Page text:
RoadKill Cook-off Show Down

Coal Hollow
The Reigning Champs
PCB Buckbusters
The Newcomers

Suzanne Stewart
Staff Writer

When it comes to the RoadKill Cook-off, one team comes to mind – the Coal Hollow Brothers, of Christiansburg, Virginia. Of the 20 years the team has competed in the cook-off, it has taken first place five times – not to mention countless awards for Best of Show, People’s Choice and second and third places.

However, the Goliath of roadkill better watch out because there is a David in the midst – the Pendleton Community Bank Buckbusters.

The team first competed in 2017 and caught the judges’ and crowd’s attention with their Bambi’s Revenge served over maggots.

Although the teams have had only one face-off, they have developed a rivalry the likes of which has never been seen in cook-off history. Of course, the rivalry is more for laughs than a serious throw down, but it hasn’t kept the teams from preparing for both the cooking and trash talking portions of the competition.

The gauntlet was thrown down last year by Buckbusters leader Kendall Beverage, who warned Coal Hollow Brothers leader Ed Blackford that “we’re not going to make it so easy next year.”

At the 2017 cook-off, the PCB Buckbusters won People’s Choice, second place and tied with the Coal Hollow Brothers for Best in Show. The CHB took first place.

This year, the teams will face off again, and the leaders are ready to take their teams to victory with creative recipes and quick verbal jabs.

File Photo
The Pendleton Community Bank Buckbusters may have one only year of experience when it comes to the RoadKill Cook-off, but that doesn’t mean they don’t have the chops to win. The team took People’s Choice, tied for Best in Show and won second place for their recipe Bambi’s Revenge served over maggots (venison with rice). This year, the team plans to stick with venison, but will change the theme of their booth to amp up the excitement.

The Newcomers

They may have only one cook-off under their belts, but the PCB Buckbusters are fired up and ready to wow the crowd again with their theme and cuisine.

Pendleton Community Bank has been a financial sponsor of the cook-off for years, but Beverage said the bank decided it was time to step into the “kitchen” and compete, as well.

“We thought last year would be a good year to step up our game and enter, and see how we could do,” he said. “It’s mostly employees that work here in our Marlinton office with a couple other family friends that just helped out.”

Although they were greenhorns to the competition, the team managed to practice their recipe and have enough samples for all attendees – a real feat considering more than 2,000 visitors come to Marlinton to taste the roadkill delicacies.

“We had two thousand samples, and we hit it right on the head,” Beverage said of last year. “It was Bambi’s Revenge served over maggots – spicey venison served with rice. The recipe we used was a family recipe of mine.”

Not one to fix it if it isn’t broken, the team has decided to stick with venison, although Beverage is tight lipped about the recipe itself.

“We’re definitely going to stick with a venison recipe,” he said. “We’ve got some names brewing and there’s a lot of ideas going on. We’re going to have a meeting in July to really sit down and set the thing in stone and start testing some recipes again.”

Last year, the team prepared the meat from seven deer to have enough for the competition and did three dry runs of the recipe to make sure they had the best possible outcome.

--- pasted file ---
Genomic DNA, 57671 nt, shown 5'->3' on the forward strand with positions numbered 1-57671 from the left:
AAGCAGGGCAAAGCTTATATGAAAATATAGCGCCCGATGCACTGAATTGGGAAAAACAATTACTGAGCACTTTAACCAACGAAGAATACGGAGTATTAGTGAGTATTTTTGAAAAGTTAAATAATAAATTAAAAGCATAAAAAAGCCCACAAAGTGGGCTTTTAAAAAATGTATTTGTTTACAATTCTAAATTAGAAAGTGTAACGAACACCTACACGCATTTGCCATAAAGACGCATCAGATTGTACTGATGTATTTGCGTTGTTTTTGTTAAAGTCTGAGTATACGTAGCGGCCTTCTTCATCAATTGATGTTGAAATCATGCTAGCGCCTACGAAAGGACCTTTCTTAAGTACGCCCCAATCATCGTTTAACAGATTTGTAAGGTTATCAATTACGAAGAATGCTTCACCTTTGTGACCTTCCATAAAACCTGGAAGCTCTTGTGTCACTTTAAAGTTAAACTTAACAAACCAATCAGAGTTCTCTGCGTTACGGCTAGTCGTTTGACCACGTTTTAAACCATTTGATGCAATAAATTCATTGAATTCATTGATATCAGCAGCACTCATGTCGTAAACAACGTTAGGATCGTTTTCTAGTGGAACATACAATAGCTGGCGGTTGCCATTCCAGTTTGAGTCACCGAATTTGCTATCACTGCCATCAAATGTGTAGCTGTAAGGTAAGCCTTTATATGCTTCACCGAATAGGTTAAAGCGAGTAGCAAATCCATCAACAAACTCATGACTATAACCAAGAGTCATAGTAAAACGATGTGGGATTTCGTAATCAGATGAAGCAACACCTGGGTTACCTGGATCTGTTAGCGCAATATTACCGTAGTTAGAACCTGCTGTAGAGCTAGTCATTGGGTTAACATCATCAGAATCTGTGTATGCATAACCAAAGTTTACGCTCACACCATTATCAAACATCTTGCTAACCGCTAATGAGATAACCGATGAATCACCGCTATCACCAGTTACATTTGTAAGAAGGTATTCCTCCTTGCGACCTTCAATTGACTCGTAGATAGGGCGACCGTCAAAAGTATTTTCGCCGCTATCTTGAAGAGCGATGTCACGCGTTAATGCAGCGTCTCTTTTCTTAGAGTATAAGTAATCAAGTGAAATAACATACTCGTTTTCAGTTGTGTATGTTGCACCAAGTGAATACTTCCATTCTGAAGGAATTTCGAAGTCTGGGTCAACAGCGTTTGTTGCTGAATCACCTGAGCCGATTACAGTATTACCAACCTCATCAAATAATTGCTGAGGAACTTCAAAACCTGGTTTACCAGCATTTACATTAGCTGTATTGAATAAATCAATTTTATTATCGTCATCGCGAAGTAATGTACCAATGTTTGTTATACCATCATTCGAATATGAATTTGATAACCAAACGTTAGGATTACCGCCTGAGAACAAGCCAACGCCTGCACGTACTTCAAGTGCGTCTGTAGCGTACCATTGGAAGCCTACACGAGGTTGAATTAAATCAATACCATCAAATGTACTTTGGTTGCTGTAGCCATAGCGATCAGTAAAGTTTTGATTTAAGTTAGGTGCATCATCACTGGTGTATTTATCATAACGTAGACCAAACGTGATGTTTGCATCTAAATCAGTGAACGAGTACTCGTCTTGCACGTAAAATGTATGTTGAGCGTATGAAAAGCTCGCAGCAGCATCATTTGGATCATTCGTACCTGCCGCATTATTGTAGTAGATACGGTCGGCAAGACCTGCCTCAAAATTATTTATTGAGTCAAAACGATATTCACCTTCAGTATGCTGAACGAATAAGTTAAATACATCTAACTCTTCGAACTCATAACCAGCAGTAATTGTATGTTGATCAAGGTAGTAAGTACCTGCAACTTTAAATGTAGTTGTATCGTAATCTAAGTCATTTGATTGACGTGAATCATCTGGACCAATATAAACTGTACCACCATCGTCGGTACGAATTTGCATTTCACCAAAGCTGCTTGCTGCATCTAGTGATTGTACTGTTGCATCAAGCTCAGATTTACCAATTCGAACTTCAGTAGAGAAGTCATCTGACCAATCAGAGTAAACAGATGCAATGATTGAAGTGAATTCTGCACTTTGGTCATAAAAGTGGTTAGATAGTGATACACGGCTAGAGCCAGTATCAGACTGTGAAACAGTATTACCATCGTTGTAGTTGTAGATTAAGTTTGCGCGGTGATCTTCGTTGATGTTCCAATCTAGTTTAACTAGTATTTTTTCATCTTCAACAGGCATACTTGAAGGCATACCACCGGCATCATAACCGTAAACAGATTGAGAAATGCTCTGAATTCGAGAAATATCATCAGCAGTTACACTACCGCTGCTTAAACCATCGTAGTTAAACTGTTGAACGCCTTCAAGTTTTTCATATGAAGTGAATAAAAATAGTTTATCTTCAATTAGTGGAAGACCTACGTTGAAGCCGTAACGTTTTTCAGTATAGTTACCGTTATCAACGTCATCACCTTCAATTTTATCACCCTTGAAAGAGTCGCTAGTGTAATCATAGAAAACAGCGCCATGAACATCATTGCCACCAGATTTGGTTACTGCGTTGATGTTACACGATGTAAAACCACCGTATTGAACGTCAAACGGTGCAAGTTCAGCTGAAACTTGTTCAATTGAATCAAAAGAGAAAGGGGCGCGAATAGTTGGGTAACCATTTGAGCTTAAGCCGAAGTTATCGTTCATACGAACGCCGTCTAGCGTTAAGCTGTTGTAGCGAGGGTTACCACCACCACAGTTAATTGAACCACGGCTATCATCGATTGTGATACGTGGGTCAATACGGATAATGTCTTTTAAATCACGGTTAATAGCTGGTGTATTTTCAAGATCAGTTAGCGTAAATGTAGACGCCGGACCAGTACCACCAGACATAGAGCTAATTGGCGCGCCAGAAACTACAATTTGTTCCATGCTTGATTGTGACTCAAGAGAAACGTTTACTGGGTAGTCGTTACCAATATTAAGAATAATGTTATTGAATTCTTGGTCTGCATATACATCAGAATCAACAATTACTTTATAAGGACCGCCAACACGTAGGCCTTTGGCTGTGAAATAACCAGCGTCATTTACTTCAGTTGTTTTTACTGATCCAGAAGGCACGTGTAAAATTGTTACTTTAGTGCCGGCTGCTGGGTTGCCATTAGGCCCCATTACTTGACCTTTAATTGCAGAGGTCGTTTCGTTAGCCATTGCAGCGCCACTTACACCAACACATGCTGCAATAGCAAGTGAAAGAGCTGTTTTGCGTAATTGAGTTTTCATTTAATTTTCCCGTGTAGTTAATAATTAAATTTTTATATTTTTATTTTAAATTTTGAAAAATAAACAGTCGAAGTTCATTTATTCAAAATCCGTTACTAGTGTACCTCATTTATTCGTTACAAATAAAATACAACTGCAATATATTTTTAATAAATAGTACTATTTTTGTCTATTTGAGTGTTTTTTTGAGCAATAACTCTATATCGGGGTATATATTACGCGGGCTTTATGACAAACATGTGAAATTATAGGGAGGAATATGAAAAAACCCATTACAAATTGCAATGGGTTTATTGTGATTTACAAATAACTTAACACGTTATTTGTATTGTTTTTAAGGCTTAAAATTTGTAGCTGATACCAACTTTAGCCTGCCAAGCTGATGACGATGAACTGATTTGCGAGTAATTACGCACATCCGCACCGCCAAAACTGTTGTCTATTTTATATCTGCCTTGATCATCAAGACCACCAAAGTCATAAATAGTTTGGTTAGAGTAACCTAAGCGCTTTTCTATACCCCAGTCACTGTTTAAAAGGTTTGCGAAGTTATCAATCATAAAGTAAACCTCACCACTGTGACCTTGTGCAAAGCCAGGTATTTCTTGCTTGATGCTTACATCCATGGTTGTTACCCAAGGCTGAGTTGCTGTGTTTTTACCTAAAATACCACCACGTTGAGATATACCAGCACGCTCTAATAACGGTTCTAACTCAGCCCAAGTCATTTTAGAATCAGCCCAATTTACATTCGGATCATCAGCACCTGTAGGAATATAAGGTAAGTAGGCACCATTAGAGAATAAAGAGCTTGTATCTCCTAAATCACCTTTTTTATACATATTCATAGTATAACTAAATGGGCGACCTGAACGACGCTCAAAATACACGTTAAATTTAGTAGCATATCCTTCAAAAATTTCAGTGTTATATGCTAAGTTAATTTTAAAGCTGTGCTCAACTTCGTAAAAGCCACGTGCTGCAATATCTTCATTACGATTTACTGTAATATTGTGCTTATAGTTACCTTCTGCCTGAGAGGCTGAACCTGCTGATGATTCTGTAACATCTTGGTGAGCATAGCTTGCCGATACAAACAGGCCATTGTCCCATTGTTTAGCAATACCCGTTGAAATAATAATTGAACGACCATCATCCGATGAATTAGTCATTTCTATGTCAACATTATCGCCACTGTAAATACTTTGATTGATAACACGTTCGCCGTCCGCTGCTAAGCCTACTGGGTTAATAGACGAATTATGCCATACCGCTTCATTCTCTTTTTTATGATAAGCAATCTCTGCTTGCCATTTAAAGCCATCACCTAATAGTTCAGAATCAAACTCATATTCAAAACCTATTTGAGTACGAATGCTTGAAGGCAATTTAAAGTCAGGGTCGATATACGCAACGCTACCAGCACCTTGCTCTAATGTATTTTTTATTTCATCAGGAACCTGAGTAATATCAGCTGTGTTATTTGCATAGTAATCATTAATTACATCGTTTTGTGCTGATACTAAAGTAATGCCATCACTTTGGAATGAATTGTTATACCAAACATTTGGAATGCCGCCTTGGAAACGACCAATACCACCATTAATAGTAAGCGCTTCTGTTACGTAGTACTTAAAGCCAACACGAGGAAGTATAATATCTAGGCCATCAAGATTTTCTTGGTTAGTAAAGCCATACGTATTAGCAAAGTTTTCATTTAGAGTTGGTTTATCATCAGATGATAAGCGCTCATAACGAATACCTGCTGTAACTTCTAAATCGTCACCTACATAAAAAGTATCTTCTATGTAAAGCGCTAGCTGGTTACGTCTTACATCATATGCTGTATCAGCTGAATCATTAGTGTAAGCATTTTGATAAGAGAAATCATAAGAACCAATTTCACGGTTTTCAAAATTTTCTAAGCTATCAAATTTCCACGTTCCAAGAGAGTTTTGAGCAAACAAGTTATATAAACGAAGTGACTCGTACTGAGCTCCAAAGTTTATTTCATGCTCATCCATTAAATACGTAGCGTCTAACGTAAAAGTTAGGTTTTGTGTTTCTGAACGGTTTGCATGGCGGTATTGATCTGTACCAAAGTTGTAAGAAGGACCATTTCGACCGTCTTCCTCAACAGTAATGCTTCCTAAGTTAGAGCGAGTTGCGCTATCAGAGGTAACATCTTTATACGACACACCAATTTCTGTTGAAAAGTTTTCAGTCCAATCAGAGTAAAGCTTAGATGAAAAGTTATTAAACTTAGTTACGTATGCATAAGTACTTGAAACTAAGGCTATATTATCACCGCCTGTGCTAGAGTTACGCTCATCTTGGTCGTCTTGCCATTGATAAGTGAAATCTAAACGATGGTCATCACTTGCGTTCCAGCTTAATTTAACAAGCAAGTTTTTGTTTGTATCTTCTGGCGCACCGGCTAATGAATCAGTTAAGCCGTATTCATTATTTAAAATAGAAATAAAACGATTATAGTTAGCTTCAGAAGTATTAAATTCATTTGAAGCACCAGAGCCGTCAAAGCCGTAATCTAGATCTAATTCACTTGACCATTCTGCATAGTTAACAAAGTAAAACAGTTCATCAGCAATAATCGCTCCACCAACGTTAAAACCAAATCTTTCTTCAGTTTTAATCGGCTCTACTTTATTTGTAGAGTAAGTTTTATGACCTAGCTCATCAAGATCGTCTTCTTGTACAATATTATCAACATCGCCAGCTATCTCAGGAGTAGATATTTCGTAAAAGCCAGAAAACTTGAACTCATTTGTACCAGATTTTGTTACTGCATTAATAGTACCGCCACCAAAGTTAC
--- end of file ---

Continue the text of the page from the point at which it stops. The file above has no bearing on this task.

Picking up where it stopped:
“We did probably three runs at home to make sure it would work,” Beverage said. “Then we worked really hard starting Wednesday and Thursday cutting peppers and onions and deer meat. It was a lot of deer meat to cut up.”

The hard work paid off, with the team taking home three plaques – one they had to share with their competitors.

“It was funny, when we tied. They had already given us People’s Choice – then they presented us with the tie for Best in Show before they got to first, second and third – and I remember looking at Ed and he said, ‘they only had one plaque for Best in Show’ and I said, ‘we’ve already won one, you go ahead and take that one,’” Beverage recalled.

That was the birth of the rivalry. As the team leaders walked back to their tents – Beverage with three awards, Blackford with two – the pair talked about the next cook-off, and it wasn’t long before the competitive nature came out, and they were ready for a friendly brawl.

“We got People’s Choice which we were really excited about because that’s basically the community saying we were the best,” Beverage said. “First place is pretty good, but you only had to sway three people to get first. Winning People’s Choice, you basically get the majority vote, in my opinion.”

When talking about the Coal Hollow Brothers, Beverage is respectful of the years they have competed, but – at the same time – said he is ready to see a new first place winner.

“Obviously they are an experienced team – I’m not surprised they won last year – they have been doing it for twenty years,” he said. “They’re getting a little old now and out of date with their style, so I’m thinking it’s about time they move over for the young bucks and let us have our time.”

As the one who kind of began the rivalry, Beverage said he thinks it amps up the cook-off and adds a little flavor to an already entertaining day.

“We’re competitive – everybody’s competitive,” he said. “Our plan for this year is to win. Our sideline plan is to beat the Coal Hollow Brothers because that’s just going to be a lot of fun. It makes it entertaining, and it gives the cook-off another edge.”

Beverage doesn’t pull any punches when he directs his attention to the Coal Hollow Brothers.

“Last year was our first year and we just got our feet wet, so you better put your big boy pants on because we’re coming hard this year,” he said.

File Photo
The Coal Hollow Brothers have participated in the RoadKill Cook-off every year since 1998 and have taken home countless awards for their efforts. This year, the team is tight-lipped about its plans for the cook-off, but venison will be on the menu once again.